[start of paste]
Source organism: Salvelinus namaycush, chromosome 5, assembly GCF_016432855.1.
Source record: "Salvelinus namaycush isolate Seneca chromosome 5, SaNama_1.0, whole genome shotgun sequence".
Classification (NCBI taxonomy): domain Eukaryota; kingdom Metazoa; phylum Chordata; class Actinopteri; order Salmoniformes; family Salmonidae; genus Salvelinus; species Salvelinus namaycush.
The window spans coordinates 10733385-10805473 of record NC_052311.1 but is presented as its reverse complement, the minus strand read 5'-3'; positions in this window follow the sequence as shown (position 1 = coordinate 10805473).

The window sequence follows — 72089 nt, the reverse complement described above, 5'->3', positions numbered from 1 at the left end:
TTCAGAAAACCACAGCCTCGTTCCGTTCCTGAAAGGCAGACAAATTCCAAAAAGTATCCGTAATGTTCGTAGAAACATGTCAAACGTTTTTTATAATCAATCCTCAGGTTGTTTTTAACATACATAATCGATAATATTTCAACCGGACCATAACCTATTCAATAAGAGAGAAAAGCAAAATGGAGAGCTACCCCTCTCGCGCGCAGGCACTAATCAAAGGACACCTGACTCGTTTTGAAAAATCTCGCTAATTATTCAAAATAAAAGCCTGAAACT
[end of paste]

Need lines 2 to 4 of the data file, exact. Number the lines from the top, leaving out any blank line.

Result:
Source record: "Salvelinus namaycush isolate Seneca chromosome 5, SaNama_1.0, whole genome shotgun sequence".
Classification (NCBI taxonomy): domain Eukaryota; kingdom Metazoa; phylum Chordata; class Actinopteri; order Salmoniformes; family Salmonidae; genus Salvelinus; species Salvelinus namaycush.
The window spans coordinates 10733385-10805473 of record NC_052311.1 but is presented as its reverse complement, the minus strand read 5'-3'; positions in this window follow the sequence as shown (position 1 = coordinate 10805473).